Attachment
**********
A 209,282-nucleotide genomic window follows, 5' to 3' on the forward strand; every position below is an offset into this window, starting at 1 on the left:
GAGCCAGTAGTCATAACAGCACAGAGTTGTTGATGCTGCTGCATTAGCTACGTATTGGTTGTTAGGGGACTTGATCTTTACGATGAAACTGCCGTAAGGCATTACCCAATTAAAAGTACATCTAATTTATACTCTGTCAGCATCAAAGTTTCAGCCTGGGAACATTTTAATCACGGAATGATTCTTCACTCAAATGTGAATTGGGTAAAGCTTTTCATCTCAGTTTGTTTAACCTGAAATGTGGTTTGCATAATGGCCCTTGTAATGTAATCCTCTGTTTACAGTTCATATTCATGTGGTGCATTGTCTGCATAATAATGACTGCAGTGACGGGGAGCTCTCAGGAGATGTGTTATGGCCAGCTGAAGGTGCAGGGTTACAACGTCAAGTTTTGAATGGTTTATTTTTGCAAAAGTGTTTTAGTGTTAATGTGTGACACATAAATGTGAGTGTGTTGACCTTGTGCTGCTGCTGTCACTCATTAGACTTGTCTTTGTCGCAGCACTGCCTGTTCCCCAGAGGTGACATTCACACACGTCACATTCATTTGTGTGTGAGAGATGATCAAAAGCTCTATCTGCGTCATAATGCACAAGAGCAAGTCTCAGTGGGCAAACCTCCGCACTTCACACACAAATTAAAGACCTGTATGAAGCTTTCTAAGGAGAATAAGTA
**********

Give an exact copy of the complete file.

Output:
A 209,282-nucleotide genomic window follows, 5' to 3' on the forward strand; every position below is an offset into this window, starting at 1 on the left:
GAGCCAGTAGTCATAACAGCACAGAGTTGTTGATGCTGCTGCATTAGCTACGTATTGGTTGTTAGGGGACTTGATCTTTACGATGAAACTGCCGTAAGGCATTACCCAATTAAAAGTACATCTAATTTATACTCTGTCAGCATCAAAGTTTCAGCCTGGGAACATTTTAATCACGGAATGATTCTTCACTCAAATGTGAATTGGGTAAAGCTTTTCATCTCAGTTTGTTTAACCTGAAATGTGGTTTGCATAATGGCCCTTGTAATGTAATCCTCTGTTTACAGTTCATATTCATGTGGTGCATTGTCTGCATAATAATGACTGCAGTGACGGGGAGCTCTCAGGAGATGTGTTATGGCCAGCTGAAGGTGCAGGGTTACAACGTCAAGTTTTGAATGGTTTATTTTTGCAAAAGTGTTTTAGTGTTAATGTGTGACACATAAATGTGAGTGTGTTGACCTTGTGCTGCTGCTGTCACTCATTAGACTTGTCTTTGTCGCAGCACTGCCTGTTCCCCAGAGGTGACATTCACACACGTCACATTCATTTGTGTGTGAGAGATGATCAAAAGCTCTATCTGCGTCATAATGCACAAGAGCAAGTCTCAGTGGGCAAACCTCCGCACTTCACACACAAATTAAAGACCTGTATGAAGCTTTCTAAGGAGAATAAGTA